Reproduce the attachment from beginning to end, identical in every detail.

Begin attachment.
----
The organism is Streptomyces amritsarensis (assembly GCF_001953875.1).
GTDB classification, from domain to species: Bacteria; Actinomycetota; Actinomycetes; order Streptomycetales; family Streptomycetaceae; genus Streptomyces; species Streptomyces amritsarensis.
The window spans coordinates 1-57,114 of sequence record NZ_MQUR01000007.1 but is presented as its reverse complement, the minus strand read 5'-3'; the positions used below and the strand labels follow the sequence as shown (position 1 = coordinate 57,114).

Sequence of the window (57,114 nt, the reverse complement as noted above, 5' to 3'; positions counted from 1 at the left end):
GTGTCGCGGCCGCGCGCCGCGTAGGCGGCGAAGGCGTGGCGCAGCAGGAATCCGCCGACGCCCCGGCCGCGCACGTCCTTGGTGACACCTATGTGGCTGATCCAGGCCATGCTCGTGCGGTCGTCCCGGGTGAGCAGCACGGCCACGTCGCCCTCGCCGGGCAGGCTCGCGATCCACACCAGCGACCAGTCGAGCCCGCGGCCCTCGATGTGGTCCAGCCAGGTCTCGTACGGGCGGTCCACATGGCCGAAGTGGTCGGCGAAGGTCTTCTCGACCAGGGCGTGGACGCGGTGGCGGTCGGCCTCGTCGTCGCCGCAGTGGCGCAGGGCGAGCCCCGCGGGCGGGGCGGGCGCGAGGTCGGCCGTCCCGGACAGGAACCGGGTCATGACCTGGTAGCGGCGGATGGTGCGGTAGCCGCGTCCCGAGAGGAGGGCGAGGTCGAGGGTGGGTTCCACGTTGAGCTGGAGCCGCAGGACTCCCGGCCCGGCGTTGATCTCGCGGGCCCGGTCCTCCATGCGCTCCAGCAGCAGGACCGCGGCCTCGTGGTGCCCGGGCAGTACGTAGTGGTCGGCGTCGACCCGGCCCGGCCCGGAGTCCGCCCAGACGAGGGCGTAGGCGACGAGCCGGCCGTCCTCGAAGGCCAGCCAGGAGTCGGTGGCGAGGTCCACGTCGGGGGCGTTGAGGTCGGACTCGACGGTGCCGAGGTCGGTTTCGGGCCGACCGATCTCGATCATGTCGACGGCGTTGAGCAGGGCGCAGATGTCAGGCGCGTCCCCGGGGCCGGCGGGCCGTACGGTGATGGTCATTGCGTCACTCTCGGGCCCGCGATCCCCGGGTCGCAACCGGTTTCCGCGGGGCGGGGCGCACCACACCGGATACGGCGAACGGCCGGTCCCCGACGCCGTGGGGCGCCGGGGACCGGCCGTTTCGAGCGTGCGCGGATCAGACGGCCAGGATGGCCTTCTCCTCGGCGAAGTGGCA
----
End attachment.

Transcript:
The organism is Streptomyces amritsarensis (assembly GCF_001953875.1).
GTDB classification, from domain to species: Bacteria; Actinomycetota; Actinomycetes; order Streptomycetales; family Streptomycetaceae; genus Streptomyces; species Streptomyces amritsarensis.
The window spans coordinates 1-57,114 of sequence record NZ_MQUR01000007.1 but is presented as its reverse complement, the minus strand read 5'-3'; the positions used below and the strand labels follow the sequence as shown (position 1 = coordinate 57,114).

Sequence of the window (57,114 nt, the reverse complement as noted above, 5' to 3'; positions counted from 1 at the left end):
GTGTCGCGGCCGCGCGCCGCGTAGGCGGCGAAGGCGTGGCGCAGCAGGAATCCGCCGACGCCCCGGCCGCGCACGTCCTTGGTGACACCTATGTGGCTGATCCAGGCCATGCTCGTGCGGTCGTCCCGGGTGAGCAGCACGGCCACGTCGCCCTCGCCGGGCAGGCTCGCGATCCACACCAGCGACCAGTCGAGCCCGCGGCCCTCGATGTGGTCCAGCCAGGTCTCGTACGGGCGGTCCACATGGCCGAAGTGGTCGGCGAAGGTCTTCTCGACCAGGGCGTGGACGCGGTGGCGGTCGGCCTCGTCGTCGCCGCAGTGGCGCAGGGCGAGCCCCGCGGGCGGGGCGGGCGCGAGGTCGGCCGTCCCGGACAGGAACCGGGTCATGACCTGGTAGCGGCGGATGGTGCGGTAGCCGCGTCCCGAGAGGAGGGCGAGGTCGAGGGTGGGTTCCACGTTGAGCTGGAGCCGCAGGACTCCCGGCCCGGCGTTGATCTCGCGGGCCCGGTCCTCCATGCGCTCCAGCAGCAGGACCGCGGCCTCGTGGTGCCCGGGCAGTACGTAGTGGTCGGCGTCGACCCGGCCCGGCCCGGAGTCCGCCCAGACGAGGGCGTAGGCGACGAGCCGGCCGTCCTCGAAGGCCAGCCAGGAGTCGGTGGCGAGGTCCACGTCGGGGGCGTTGAGGTCGGACTCGACGGTGCCGAGGTCGGTTTCGGGCCGACCGATCTCGATCATGTCGACGGCGTTGAGCAGGGCGCAGATGTCAGGCGCGTCCCCGGGGCCGGCGGGCCGTACGGTGATGGTCATTGCGTCACTCTCGGGCCCGCGATCCCCGGGTCGCAACCGGTTTCCGCGGGGCGGGGCGCACCACACCGGATACGGCGAACGGCCGGTCCCCGACGCCGTGGGGCGCCGGGGACCGGCCGTTTCGAGCGTGCGCGGATCAGACGGCCAGGATGGCCTTCTCCTCGGCGAAGTGGCA